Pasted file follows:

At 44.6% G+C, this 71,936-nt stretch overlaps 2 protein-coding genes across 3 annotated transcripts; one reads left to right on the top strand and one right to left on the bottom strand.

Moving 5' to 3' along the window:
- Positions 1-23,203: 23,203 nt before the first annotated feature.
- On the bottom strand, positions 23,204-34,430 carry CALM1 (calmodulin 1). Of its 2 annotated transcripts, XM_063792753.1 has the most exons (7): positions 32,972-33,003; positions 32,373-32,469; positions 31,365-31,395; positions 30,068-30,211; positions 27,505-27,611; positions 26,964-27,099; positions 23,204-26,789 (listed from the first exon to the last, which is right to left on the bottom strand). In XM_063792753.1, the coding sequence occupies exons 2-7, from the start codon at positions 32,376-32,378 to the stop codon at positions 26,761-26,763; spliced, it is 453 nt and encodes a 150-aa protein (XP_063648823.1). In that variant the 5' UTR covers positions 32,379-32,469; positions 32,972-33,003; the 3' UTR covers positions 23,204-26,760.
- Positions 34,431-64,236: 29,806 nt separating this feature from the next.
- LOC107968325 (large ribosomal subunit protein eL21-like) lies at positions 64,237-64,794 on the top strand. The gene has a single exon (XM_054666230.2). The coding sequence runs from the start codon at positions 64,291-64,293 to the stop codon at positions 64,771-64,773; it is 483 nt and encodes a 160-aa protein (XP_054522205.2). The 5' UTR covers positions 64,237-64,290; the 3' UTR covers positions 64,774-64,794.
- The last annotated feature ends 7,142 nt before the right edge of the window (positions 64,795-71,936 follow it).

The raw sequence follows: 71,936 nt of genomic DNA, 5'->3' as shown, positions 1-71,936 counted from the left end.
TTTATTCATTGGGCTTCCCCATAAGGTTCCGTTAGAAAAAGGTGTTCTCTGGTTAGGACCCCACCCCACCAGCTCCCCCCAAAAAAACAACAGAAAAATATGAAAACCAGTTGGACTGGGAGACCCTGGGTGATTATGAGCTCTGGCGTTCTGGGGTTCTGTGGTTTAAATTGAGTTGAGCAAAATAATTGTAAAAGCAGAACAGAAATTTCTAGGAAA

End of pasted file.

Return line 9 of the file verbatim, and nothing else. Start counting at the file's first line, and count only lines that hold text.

TTTATTCATTGGGCTTCCCCATAAGGTTCCGTTAGAAAAAGGTGTTCTCTGGTTAGGACCCCACCCCACCAGCTCCCCCCAAAAAAACAACAGAAAAATATGAAAACCAGTTGGACTGGGAGACCCTGGGTGATTATGAGCTCTGGCGTTCTGGGGTTCTGTGGTTTAAATTGAGTTGAGCAAAATAATTGTAAAAGCAGAACAGAAATTTCTAGGAAA